Gov. Sean Parnell announced in July that Alaska would not create a state-run health insurance exchange, and he is sticking by that, Parnell spokeswoman Sharon Leighow said Tuesday.
Under the federal Affordable Care Act, each state is supposed to have an exchange, a marketplace where residents can shop for private health insurance and apply for federal subsidies to help pay for it, if they are eligible.
States can create the exchanges on their own, or do it in partnership with the federal government, or leave the whole project to the U.S. Department of Health and Social Services.
The deadline for states to declare that they'll run their own health exchange is Friday.
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Alaska will neither do that, nor partner with the federal government on a joint exchange, Leighow said.
In rejecting a state-run plan last July, Parnell said, "Federally mandated programs should be paid for by federal dollars."
Democratic U.S. Sen. Mark Begich said if the state took control, it could have joined with some other states and created a bigger pool for Alaskans wanting to buy insurance.
An estimated 118,000 Alaskans are uninsured, he said.
The exchanges will work similarly to what happens when you buy a plane ticket on Expedia, Begich said. "It's a one-stop shop for individuals. ... Because you're part of a larger group, therefore there are shared risks. It would be cheaper than if you were out looking individually."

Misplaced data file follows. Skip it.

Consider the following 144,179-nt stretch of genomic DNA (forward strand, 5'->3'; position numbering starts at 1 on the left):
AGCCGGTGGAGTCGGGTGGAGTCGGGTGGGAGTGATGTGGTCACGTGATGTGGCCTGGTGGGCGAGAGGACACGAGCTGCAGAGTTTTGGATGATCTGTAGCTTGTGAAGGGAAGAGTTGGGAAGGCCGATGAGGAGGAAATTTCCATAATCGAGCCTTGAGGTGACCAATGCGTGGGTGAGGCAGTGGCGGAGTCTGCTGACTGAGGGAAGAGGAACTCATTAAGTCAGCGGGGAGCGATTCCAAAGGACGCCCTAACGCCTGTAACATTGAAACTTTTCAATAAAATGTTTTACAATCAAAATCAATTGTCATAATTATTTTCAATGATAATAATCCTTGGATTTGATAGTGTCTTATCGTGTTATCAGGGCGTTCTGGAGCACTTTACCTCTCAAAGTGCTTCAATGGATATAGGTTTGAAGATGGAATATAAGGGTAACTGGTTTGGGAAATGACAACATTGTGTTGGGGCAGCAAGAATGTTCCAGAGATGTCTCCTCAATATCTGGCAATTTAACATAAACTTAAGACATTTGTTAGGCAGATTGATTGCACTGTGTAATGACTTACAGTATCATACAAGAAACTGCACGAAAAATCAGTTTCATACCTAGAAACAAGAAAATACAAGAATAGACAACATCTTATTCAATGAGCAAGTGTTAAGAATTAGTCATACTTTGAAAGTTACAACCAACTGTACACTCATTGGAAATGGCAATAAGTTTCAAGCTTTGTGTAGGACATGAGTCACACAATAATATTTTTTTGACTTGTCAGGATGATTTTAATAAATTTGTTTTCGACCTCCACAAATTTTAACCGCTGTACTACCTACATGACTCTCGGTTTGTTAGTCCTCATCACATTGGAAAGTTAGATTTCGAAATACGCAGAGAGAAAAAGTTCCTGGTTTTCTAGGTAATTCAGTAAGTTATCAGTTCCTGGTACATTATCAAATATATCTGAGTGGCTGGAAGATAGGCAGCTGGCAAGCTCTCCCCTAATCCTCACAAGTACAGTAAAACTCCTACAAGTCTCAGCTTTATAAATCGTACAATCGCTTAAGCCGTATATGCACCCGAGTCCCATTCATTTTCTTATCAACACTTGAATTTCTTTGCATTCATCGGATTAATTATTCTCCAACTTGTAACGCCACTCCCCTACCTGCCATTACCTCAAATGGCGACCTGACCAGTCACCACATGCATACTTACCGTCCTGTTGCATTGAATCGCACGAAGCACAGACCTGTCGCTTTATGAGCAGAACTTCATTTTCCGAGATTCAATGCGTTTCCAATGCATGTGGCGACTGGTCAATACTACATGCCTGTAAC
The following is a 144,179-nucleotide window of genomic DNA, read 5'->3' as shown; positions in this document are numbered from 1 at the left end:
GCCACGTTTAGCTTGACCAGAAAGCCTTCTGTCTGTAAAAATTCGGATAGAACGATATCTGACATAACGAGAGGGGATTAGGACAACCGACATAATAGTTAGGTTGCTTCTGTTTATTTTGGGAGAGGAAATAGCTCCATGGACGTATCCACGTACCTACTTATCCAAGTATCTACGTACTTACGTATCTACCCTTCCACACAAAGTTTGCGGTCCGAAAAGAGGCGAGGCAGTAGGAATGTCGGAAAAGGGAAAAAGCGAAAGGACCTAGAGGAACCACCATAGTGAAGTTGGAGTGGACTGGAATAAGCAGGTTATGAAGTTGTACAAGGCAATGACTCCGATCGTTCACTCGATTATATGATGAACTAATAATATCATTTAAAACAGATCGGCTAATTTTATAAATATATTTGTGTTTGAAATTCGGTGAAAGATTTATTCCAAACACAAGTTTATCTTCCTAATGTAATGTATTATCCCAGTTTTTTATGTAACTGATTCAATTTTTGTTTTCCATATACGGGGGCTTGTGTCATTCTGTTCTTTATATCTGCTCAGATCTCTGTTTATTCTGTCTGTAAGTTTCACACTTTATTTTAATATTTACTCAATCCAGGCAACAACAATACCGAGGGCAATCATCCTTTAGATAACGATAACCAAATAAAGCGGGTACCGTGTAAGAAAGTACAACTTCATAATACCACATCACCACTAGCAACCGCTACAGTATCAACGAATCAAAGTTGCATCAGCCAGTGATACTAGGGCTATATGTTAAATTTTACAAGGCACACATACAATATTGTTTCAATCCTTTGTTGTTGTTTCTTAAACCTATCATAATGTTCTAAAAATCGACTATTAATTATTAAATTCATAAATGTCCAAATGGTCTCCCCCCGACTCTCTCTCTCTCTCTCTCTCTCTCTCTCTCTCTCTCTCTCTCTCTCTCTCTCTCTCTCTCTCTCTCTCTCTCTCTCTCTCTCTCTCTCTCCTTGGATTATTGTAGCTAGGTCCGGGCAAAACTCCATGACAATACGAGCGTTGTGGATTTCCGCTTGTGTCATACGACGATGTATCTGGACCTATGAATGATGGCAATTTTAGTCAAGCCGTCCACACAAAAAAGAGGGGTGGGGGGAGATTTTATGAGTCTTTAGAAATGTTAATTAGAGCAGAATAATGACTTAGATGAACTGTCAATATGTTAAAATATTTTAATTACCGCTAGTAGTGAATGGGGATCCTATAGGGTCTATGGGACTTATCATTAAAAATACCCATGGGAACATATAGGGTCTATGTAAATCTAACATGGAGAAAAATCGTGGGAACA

The health exchanges grew out of an earlier bill that had bi-partisan support, and was targeted at helping small businesses get better insurance by creating a larger pool, Begich said.
"It's one of the easiest things to help small businesses," he said.
Democratic state Sen. Hollis French, who sponsored a bill to set up a state-run exchange, said, "You always want to have your voice influencing events. ... Who knows best? Who's close to the problem? There are many instances where your local knowledge is superior to a bureaucrat in Washington."
French's bill never got to a vote in the Legislature.
A spokesman for U.S. Sen. Lisa Murkowski, R-Alaska, said since Alaska has a small population and an "enclosed health care system with few health care providers to create a great degree of competition," it may not make much difference whether the federal government or the state runs a health exchange.
Murkowski spokesman Matthew Felling said, "... it is unlikely that in a state like Alaska with few insurers, and without the ability to buy insurance across state lines, that health care costs will be reduced in any meaningful way."
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